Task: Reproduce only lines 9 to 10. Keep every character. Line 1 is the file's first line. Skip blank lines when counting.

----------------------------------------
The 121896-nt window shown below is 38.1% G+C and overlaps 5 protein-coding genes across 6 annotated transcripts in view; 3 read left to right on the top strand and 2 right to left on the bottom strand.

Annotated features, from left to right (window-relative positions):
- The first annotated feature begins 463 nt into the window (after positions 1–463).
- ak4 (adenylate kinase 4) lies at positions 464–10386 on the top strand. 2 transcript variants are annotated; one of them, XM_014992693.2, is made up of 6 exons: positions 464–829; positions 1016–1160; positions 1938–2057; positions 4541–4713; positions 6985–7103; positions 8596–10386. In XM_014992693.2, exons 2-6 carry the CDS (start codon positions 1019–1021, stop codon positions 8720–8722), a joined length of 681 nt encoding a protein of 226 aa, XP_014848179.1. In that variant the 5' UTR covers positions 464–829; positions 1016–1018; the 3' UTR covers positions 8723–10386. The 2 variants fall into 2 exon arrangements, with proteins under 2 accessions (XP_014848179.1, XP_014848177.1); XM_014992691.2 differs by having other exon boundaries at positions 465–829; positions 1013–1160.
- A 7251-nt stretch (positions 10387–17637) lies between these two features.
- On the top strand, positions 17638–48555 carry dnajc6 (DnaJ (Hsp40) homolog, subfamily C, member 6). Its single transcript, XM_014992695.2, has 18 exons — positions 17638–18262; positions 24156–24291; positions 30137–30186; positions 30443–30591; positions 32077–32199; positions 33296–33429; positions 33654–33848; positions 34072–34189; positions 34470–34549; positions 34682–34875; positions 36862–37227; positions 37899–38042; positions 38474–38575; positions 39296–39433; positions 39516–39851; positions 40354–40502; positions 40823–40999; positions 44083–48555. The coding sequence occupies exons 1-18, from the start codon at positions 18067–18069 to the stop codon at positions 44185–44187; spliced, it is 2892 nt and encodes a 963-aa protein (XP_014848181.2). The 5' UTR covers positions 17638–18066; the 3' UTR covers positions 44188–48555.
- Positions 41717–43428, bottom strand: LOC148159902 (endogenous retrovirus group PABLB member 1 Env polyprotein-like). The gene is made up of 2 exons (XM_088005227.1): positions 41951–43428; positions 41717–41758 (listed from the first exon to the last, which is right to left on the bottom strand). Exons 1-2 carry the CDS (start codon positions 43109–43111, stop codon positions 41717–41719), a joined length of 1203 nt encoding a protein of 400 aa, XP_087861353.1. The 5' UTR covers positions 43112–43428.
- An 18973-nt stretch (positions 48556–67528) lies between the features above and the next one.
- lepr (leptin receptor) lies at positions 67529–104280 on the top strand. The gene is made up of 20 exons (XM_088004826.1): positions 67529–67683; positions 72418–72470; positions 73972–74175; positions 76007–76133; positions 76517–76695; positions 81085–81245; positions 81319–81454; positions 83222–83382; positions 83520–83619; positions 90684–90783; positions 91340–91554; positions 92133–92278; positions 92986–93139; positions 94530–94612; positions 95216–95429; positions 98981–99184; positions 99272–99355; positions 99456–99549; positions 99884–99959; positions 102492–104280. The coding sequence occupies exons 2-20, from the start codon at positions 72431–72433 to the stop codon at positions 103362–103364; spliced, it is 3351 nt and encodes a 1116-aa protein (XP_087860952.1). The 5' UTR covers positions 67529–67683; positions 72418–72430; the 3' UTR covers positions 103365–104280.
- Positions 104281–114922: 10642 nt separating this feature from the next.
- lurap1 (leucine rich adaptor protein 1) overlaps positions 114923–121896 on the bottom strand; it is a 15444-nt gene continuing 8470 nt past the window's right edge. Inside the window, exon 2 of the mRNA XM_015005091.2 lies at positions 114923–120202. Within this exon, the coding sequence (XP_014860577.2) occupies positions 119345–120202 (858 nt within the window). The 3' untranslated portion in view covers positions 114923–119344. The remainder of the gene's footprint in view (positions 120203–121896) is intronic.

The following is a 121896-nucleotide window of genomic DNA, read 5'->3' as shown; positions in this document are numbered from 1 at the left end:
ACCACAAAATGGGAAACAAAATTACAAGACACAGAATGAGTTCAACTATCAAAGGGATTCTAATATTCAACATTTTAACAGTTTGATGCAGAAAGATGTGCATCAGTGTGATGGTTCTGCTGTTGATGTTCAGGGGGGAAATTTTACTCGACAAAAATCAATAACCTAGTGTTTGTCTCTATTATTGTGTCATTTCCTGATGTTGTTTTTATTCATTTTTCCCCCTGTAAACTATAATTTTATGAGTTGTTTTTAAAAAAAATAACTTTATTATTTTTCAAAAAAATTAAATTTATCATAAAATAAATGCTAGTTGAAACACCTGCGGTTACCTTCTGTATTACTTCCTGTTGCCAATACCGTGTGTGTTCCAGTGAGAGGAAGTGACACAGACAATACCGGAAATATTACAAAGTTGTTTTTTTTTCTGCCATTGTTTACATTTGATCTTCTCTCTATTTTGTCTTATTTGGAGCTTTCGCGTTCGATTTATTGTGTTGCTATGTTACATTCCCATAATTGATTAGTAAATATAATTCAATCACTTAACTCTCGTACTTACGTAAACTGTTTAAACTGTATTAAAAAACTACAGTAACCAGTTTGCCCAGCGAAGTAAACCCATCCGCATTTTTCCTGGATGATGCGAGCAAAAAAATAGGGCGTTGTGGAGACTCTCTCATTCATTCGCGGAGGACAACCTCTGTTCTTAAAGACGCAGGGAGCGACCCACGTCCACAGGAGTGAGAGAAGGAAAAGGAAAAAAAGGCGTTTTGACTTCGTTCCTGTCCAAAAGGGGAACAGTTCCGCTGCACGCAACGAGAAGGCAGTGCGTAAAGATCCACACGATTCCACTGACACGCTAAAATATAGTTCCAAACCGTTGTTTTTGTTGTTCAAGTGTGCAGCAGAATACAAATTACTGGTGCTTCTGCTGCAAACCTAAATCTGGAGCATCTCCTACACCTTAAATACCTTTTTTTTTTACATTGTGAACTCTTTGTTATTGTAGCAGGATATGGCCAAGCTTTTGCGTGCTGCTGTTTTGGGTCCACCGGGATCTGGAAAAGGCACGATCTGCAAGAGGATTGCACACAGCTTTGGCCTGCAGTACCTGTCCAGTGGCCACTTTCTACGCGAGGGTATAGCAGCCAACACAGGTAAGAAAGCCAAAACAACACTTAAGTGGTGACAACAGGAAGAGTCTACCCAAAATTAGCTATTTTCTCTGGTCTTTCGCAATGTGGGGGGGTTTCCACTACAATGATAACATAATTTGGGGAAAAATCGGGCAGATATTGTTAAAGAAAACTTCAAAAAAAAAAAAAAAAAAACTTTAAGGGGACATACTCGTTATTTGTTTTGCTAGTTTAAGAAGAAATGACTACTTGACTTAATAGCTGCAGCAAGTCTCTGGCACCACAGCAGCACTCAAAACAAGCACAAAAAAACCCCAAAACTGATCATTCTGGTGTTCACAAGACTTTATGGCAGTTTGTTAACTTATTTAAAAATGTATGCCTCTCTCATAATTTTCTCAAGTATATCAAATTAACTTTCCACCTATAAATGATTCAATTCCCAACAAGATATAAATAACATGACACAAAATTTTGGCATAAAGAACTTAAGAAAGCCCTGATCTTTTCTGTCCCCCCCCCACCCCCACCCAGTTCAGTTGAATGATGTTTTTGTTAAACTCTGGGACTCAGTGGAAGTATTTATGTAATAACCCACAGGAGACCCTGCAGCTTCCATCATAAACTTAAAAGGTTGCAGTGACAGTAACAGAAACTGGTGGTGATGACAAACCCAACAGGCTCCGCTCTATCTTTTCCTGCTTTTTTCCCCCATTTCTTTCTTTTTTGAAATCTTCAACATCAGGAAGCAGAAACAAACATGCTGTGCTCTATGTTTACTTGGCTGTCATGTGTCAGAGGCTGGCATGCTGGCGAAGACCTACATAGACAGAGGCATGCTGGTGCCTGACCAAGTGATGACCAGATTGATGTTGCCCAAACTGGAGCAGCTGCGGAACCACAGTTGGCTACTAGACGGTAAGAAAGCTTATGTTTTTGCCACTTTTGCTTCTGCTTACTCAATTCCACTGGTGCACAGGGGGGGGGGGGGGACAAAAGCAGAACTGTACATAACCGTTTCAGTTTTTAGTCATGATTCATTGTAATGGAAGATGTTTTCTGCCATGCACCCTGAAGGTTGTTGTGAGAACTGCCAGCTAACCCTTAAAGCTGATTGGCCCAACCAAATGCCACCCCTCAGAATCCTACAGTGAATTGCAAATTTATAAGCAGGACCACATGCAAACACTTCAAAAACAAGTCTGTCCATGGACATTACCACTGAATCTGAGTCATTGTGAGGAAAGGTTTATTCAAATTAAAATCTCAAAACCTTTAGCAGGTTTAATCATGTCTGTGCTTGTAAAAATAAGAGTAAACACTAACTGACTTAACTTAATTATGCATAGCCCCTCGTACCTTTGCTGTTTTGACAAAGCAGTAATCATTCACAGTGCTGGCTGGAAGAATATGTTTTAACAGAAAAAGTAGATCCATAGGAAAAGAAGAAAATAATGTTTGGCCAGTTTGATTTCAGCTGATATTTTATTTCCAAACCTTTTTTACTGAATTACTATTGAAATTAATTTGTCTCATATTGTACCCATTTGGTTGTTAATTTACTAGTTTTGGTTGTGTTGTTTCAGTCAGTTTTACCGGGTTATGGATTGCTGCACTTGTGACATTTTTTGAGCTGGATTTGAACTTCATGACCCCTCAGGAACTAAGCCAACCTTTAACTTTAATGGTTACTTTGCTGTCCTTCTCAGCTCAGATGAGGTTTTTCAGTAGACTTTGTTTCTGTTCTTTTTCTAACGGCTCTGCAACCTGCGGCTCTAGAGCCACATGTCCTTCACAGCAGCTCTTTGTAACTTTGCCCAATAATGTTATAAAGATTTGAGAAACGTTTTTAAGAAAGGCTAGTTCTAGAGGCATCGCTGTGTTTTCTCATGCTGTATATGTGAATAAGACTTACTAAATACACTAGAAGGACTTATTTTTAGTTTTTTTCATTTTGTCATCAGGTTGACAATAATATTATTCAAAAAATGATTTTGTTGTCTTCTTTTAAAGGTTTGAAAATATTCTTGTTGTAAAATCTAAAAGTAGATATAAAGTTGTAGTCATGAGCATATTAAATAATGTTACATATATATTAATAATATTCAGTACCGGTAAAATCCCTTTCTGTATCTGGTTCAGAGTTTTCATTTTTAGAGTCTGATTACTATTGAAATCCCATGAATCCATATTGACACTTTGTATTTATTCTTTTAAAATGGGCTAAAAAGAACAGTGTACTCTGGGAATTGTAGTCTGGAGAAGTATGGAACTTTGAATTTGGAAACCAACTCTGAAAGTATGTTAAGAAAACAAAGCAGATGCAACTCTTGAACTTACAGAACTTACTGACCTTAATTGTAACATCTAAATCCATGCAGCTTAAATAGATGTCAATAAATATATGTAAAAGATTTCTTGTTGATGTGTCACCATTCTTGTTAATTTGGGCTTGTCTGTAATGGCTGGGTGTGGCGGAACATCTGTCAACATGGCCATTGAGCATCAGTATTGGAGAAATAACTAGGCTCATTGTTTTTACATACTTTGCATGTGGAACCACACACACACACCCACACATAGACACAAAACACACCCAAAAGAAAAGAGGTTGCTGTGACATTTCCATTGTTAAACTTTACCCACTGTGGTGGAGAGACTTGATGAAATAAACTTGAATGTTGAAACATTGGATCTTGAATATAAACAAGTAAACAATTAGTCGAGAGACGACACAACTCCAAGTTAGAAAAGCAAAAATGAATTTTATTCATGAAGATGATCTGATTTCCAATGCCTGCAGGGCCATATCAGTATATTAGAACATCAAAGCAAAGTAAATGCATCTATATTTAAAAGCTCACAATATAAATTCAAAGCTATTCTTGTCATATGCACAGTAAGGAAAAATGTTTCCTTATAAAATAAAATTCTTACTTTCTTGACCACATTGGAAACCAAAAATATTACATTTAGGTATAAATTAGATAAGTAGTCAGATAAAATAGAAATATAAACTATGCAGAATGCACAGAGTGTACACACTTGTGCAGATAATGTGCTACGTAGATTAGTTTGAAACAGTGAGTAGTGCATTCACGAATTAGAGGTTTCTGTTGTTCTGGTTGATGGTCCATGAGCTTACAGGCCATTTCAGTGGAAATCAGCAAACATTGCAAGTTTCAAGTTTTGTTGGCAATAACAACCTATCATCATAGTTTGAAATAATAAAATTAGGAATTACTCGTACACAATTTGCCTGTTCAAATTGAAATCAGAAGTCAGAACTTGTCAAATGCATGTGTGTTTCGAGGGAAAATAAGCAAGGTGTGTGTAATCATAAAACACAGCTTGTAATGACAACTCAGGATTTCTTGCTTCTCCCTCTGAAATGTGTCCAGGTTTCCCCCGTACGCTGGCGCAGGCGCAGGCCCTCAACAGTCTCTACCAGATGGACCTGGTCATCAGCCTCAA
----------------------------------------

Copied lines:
- lepr (leptin receptor) lies at positions 67529–104280 on the top strand. The gene is made up of 20 exons (XM_088004826.1): positions 67529–67683; positions 72418–72470; positions 73972–74175; positions 76007–76133; positions 76517–76695; positions 81085–81245; positions 81319–81454; positions 83222–83382; positions 83520–83619; positions 90684–90783; positions 91340–91554; positions 92133–92278; positions 92986–93139; positions 94530–94612; positions 95216–95429; positions 98981–99184; positions 99272–99355; positions 99456–99549; positions 99884–99959; positions 102492–104280. The coding sequence occupies exons 2-20, from the start codon at positions 72431–72433 to the stop codon at positions 103362–103364; spliced, it is 3351 nt and encodes a 1116-aa protein (XP_087860952.1). The 5' UTR covers positions 67529–67683; positions 72418–72430; the 3' UTR covers positions 103365–104280.
- Positions 104281–114922: 10642 nt separating this feature from the next.